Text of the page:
The Lancet released on Wednesday a special series on tuberculosis, which includes a series of papers and comments highlighting the need for new tools, the threat posed by drug-resistant strains, results of current control efforts and other issues about TB worldwide, Agence France-Presse reports.
The WHO’s annual health statistics report, released Monday, found that global efforts aimed at achieving Millennium Development Goal (MDG) targets have led to “striking improvements” among goals related to child health, maternal mortality, malaria and HIV/AIDS, Reuters reports. But the “results mask inequalities between countries, and some nations’ progress had been slowed by conflict, poor governance or humanitarian and economic crises,” the news service writes (Kelland, 5/10).
“To mark World [Tuberculosis] Day on Wednesday, Medecins Sans Frontieres [MSF] drew attention to Lesotho, which has the world’s third-highest prevalence of HIV … and the fourth-highest prevalence of tuberculosis,” the Associated Press reports. The average life expectancy in the country is just 36 years, according to the AP.
There were an estimated 440,000 cases of multidrug-resistant tuberculosis (MDR-TB) around the world in 2008 â€“ one-third of which were fatal, according to a new WHO report on drug-resistant TB, the Los Angeles Times reports (Maugh, 3/19). The WHO report, based on data from 2008, found that almost half of all drug-resistant TB cases were in China and India, Reuters reports (Fox, 3/18).
American Journal of Clinical Nutrition Article Examines Relationship Between Malnutrition, HIV Progression In Sub-Saharan Africa “Sub-Saharan Africa is affected by a disproportionately high prevalence of both HIV infection and food scarcity,” write the authors of an American Journal of Clinical Nutrition articleÂ on the relationship between malnutrition and the progression of…
During an appeal to government and private donors to pledge money to the Global Fund to Fight AIDS, Tuberculosis and Malaria on Monday, UNAIDS Executive Director Michel Sidibe warned of the repercussions tightening budgets could play in the global fight against HIV/AIDS, the Associated Press reports. “An estimated 94 percent of patients on anti-retroviral treatment in Africa count on external donor funds to provide their medications, Sidibe said,’ according to the news service. “If we stop now, if we reduce the financing, the people who are on treatment today … we will transform their hope for universal access into a universal nightmare, because they will start dying,” Sidibe told the AP.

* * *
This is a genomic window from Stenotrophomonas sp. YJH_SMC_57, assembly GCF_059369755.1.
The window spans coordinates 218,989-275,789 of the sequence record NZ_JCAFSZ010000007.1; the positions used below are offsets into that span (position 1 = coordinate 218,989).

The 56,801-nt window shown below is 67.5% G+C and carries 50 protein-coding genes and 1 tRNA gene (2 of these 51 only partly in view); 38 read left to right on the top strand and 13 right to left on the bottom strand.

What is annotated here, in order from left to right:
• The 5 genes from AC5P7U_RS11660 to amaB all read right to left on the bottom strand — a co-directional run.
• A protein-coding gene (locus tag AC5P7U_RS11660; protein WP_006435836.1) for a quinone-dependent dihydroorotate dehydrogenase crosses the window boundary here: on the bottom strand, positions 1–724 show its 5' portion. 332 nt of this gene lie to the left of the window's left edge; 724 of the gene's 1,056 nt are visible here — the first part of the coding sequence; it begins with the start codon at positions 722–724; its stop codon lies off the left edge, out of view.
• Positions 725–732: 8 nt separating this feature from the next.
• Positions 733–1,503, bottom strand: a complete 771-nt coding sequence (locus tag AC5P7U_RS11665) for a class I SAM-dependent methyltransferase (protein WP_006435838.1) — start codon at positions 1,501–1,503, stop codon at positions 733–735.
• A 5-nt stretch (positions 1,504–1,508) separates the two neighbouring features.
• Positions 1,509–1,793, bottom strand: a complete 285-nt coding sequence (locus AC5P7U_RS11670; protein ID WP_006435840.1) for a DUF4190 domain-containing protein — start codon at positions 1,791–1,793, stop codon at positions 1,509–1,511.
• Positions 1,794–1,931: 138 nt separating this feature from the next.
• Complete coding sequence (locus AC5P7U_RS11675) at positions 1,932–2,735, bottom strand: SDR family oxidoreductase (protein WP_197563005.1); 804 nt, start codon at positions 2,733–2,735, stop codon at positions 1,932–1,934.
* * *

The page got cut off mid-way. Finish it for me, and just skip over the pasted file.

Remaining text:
Also In Global Health News: U.S. Ambassador To U.N.; Male Circumcision; River Blindness In Ecuador; Nursing Shortage In Caribbean; Maternal Health In Bolivia; Drug-Resistant TB In North Korea; Cholera Vaccine
U.S. Ambassador To U.N. In Geneva Assumes Position, Ending 13 Month Vacancy Betty King reported to her new position as U.S. ambassador to the U.N. in Geneva on Wednesday, the Associated Press reports. “Washington’s Geneva mission had been without an ambassador since Warren W. Tichenor left his post on Jan.…
Also In Global Health News: Drought In S. China; Images Of TB; Kenya’s Population Growth, Poverty; Sanitation Problems In Cambodia; Drug Development
Over 20M In S. China Face Water Shortages Due To Drought Chinese state media on Thursday reported regions of southern China “are suffering from the worst drought in decades, leaving millions of people with inadequate water and huge areas of farmland too dry to plant,” the Associated Press reports. “More…
USAID Administrator Rajiv Shah was in Seattle on Tuesday to speak at the annual Life Science Innovation Northwest conference, the Seattle Times’ blog, “The Business of Giving,” reports. The blog outlines the Obama administration’s global health and development goals, including the six-year $63 billion Global Health Initiative (GHI), as well as some of the challenges facing Shah at USAID.
FDA Drafts New Rules For Testing, Approving Drug Cocktails; Public-Private Partnership For TB Treatment Development Launched
The FDA is drafting new guidelines for testing and approving multidrug cocktails for life-threatening diseases, the Wall Street Journal reports. “Many diseases, such as AIDS, tuberculosis and cancer, require multidrug combinations. Such drug cocktails can prevent the development of drug resistance, because the microbe or cancer cell needs to undergo more mutations to escape several drugs than to escape just one. By attacking the disease in different ways, drug combinations also improve the chances of therapeutic benefit,” the newspaper reports (Schoofs, 3/18).